This section provides detailed information about what events are, event sources, event severity, and describes the Events view.

Events are occurrences on your cluster or member of some administrative interest. These events are generated by a range of objects and applications both within Application Center and throughout your network. These events are displayed in the Application Center Event view. All of the Windows 2000 Informational, Error, and Warning events and some of the Application Center Error events are also logged in the Windows Event Log. Thus, you can view these events in the Windows 2000 Event Viewer.

Bb687445.note(en-us,TechNet.10).gif Note   The Windows Event Log uses Greenwich Mean Time (GMT).

Product (Source of Events)

A wide range of objects, applications, and services generate events that Application Center Events and Performance Logging records and displays. The following table summarizes the three most important event categories.

Product (source of event)


Windows 2000 events

All of the Windows 2000 events that are logged by Application Center, except Audit events.

Health Monitor events

Different than Health Monitor data collectors, these events are generated by Health Monitor when a data collector's status is changed by a threshold.

Application Center events

Certain events that are generated by the various services within Application Center, such as synchronization and load balancing. Some of the error events are also logged to the Windows 2000 Event Log.

Event Type (Severity)

Events signify occurrences of varying severity, such as Informational, Warning, and Error events. The following table describes event severity.


Event type




Describes the successful operation of an application, driver, or service (for example, when a network driver loads successfully).



Indicates an event that is not necessarily significant, but might indicate a possible future problem (for example, low disk space).



Indicates a significant problem, such as data or functionality loss (for example, a service failed to load during start up).

Bb687445.note(en-us,TechNet.10).gif Note   The Success Audit and Failure Audit events are not directly applicable to Application Center, although they are relevant to Windows 2000 security.

Event Details and Troubleshooting Information

Application Center provides two additional sources of information about events:

  • Event details, which is a longer description of the event that provides more information about the source of the event, the severity of the event, and other technical details that are useful for troubleshooting.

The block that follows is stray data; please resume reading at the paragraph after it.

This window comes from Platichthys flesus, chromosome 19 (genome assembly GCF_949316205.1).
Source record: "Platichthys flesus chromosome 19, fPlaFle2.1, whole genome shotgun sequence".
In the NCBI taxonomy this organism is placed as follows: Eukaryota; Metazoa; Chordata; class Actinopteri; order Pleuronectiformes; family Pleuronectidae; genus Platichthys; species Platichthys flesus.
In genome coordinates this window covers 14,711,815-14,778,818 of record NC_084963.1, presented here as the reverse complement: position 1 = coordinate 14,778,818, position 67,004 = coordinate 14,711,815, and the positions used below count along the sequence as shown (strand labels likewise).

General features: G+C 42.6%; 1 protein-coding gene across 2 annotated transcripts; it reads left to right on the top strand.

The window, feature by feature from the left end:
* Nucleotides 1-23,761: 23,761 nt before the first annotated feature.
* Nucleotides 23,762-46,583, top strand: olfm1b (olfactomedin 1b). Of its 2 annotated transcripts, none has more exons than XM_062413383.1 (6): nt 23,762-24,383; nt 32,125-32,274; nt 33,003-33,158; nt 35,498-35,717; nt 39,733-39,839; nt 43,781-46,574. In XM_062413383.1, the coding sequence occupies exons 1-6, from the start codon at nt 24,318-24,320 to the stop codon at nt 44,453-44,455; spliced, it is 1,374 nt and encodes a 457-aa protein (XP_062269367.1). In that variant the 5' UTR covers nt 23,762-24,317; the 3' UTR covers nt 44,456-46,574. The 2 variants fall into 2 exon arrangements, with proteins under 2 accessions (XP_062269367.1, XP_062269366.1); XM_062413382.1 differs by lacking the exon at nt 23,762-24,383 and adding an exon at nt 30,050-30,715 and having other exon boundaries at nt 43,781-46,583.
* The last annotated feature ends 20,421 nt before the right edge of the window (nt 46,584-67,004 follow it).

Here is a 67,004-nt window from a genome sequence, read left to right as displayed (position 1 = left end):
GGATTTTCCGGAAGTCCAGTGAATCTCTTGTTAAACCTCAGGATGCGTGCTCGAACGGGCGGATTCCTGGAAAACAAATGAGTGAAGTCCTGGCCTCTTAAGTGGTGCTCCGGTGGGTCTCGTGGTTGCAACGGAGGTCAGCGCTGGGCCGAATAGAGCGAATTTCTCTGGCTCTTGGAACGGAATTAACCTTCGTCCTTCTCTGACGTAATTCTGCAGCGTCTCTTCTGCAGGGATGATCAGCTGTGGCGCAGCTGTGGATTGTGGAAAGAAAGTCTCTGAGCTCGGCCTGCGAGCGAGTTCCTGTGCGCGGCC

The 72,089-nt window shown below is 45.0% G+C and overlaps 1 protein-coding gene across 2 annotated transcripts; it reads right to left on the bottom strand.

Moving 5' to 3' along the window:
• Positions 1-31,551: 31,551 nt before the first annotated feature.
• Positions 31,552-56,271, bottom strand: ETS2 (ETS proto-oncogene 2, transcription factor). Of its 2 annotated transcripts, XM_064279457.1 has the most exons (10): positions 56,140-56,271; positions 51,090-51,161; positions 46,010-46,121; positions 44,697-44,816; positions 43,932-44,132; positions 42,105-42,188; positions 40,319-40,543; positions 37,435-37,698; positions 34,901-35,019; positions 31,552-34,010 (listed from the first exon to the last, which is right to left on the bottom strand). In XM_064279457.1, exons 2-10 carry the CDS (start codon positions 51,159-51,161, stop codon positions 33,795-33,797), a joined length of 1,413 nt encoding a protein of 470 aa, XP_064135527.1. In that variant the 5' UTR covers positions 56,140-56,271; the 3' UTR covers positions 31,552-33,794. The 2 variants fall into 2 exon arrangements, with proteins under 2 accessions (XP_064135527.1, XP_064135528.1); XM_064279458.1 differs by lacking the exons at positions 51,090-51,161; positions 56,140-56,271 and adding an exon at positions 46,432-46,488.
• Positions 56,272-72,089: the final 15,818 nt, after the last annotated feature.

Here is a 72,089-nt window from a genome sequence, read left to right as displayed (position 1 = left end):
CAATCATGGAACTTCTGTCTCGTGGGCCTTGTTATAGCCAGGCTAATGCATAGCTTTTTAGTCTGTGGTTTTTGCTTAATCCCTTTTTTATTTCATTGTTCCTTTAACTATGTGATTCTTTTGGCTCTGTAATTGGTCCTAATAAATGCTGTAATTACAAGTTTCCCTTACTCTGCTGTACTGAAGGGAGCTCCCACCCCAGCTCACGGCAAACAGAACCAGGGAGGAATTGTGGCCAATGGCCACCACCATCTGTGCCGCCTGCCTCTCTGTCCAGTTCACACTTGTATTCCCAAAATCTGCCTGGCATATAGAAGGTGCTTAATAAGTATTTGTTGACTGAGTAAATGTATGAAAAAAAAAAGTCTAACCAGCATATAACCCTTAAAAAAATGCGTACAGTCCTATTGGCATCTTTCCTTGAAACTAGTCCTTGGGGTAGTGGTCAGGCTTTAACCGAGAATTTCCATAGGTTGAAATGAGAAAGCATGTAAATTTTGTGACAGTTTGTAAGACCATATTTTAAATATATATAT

• Troubleshooting information, which is a detailed message that provides information about the meaning, severity, and effect of the event, as well as possible solutions and troubleshooting steps. Also included is a link to Microsoft Support Online (Product Support Services), which provides late-breaking information about the event, such as Knowledge Base articles and hot fixes.

    If Microsoft Support Online does not have any data about a particular event, a default page is provided with more generalized information about troubleshooting.

Understanding the Events View

The Events view in the Application Center snap-in shows relevant events and provides filtering and search capabilities. The following table describes the different fields and provides an example of an Application Center event.





An icon representing the event severity.



The date on which the event occurred.



The local time when the event occurred.

5:04:31 PM


The name of the computer on which the event occurred.



The process that raised the event.


Event ID

A numerical identifier for the event.



A brief description of the event.

The cluster member failed

Event Details

Event details provide more information about events than the Events view. This additional information includes the the event's source, a description of the event, and details about what is affected by the event.

Event property



Specifies the severity: Informational, Warning, or Error.


Indicates the local date on which the event was generated.


Provides the local, 24-hour, time when the event was generated.


Specifies the server that generated the event.

Event ID

A unique numerical identifier for the event.


Indicates the product that generated the event (for example, Windows 2000, Application Center, or Health Monitor).

Source and category

Provides the specific part of the service that generated the event.


Gives a longer explanation for the event, including what resources are affected and other technical information.

Links to Additional Event Information

Included in the Events view, for Application Center events only, are two links (for Warning and Error events) to troubleshooting information and Support Online information regarding the specific event.

Related Topics

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